Are Floating Cities The Future?
Are Floating Cities The Future?
Sea levels are rising, and regardless of whether you believe in the mountains of scientific data that support the fact that rising temperatures and melting ice caps are to blame, you have to accept that one simple fact. The average sea level is rising by about one inch per year and has been since the early 1990’s.
And if you don’t think that is true, please, tell that to the people of the Marshall Islands.
The Marshall Islands are a tiny republic located in the South Pacific, and every year they watch the sea creep ever closer to their homes. It’s tough to find anyone on the island who hasn’t thought about where they will go when the waves cover the islands. None of them relish the thought, though. They know how tough it will be to maintain their culture once they are forced to move away.
And the Marshallese aren’t the only island nation facing this reality. If sea levels continue to rise at the same rate they are now, millions of people will be displaced by rising water by the end of the century, including large portions of coastal cities in the U.S.
While the U.S. will likely be able to maintain its identity as a nation through this crisis, groups of people like the Marshallese and the people of Kiribati won’t be so lucky when their entire country is submerged.
So how can these people find a way to live on a flooding planet without destroying their national identity. One of the most interesting proposals is the idea of floating nations, cities constructed on floating platforms that will enable groups like the Marshallese and Kiribati to survive intact.
As the amount of inhabitable land on the Earth shrinks, floating cities might be a way to house the millions of climate refugees and hopefully create a more sustainable standard of living.
The Lilypad is one of the floating cities suggested. Envisioned by architect Vincent Callebaut, the Lilypad is a massive floating city designed to house hundreds of thousands in a self-sustaining way.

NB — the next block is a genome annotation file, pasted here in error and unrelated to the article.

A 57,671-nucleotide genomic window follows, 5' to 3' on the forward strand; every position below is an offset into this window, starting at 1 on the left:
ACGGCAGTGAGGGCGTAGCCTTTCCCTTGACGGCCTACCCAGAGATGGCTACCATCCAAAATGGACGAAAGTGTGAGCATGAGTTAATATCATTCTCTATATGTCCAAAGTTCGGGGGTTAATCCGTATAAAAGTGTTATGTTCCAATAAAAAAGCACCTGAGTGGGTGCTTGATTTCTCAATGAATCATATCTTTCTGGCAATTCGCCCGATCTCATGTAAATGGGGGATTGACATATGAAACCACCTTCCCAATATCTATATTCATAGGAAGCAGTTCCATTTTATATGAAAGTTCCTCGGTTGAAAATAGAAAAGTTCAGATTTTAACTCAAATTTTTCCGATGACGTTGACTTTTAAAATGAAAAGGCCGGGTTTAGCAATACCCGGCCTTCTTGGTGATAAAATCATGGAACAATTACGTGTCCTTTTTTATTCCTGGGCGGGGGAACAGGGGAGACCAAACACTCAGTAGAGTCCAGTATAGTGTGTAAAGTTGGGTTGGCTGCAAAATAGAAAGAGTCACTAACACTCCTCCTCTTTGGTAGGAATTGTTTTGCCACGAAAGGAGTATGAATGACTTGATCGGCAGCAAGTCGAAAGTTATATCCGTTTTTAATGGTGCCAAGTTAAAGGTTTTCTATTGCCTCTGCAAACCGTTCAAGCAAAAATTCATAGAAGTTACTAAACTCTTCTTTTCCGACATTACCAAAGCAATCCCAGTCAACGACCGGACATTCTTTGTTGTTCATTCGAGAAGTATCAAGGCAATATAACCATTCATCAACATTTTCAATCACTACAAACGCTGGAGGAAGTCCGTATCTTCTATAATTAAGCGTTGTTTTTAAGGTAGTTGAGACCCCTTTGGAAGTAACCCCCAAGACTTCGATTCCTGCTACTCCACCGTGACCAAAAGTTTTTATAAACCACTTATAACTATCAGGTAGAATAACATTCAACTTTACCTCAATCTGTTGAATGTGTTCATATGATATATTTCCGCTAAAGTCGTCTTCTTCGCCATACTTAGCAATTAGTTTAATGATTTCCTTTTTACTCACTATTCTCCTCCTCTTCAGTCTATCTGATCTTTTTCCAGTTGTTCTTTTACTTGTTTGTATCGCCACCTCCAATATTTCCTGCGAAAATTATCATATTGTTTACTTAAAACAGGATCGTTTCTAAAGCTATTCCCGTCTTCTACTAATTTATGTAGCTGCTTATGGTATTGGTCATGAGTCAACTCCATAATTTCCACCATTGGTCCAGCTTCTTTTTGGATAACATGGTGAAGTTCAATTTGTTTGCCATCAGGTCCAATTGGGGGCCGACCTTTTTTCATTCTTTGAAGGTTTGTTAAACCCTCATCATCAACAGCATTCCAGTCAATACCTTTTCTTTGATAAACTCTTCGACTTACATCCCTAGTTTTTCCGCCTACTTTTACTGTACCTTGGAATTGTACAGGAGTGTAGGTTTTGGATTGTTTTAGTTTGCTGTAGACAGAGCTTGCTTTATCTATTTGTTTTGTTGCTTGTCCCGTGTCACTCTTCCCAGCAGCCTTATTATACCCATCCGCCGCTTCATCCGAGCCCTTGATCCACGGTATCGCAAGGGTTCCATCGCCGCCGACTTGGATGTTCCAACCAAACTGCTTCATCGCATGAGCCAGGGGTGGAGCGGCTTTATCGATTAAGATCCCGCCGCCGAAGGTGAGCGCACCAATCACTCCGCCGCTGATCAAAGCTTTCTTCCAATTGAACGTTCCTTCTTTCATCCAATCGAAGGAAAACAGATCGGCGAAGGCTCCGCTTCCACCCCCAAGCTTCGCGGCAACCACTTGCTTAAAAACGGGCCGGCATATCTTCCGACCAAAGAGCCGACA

The city is designed to get most of its power from solar, wind, and wave energy. While it is merely a concept at the moment, it shows what the future might have in store.
Another concept for the floating cities which is a bit closer to a reality is the Freedom Ship. A giant ship designed to host 600,000 permanent residents, its concept incorporates many of the sustainability ideas of the Lilypad, but it has already reached the funding stage. Its designer is seeking $11 billion from Chinese investors to build the massive vessel. It’s so large that there is no existing dockyard capable of its construction. It would have to be built in pieces that would then be hauled out to sea for assembly.
The floating cities concept is similar to the World Ship, which is a mega cruise liner that already serves as a home to thousands as it permanently circles the world’s oceans. Far from being a home to climate change refugees, however, it is more of a retirement community for people who can afford the millions of dollars a suite on the ship costs.
The concept of a floating nation is actually even a reality for some people. The Chao Lei, or Sea People in Thai, are a small ethnic group that have lived at sea for centuries. Originally descended from fishermen who moved onto their boats to escape violence on land. Their descendants live today on a group of ships, making their living from fishing. The community was virtually unknown in the wider world until the Asian Tsunami of 2004 saw the group making headlines after it was revealed that not a single one of the Chao Lei had died, proving the capacity of a floating community to survive catastrophic natural disasters that were devastating to those on land.
One thing is clear, as the sea levels rise, sustainable and innovative use of the Oceans is going to become an ever more vital necessity for the survival of coastal communities.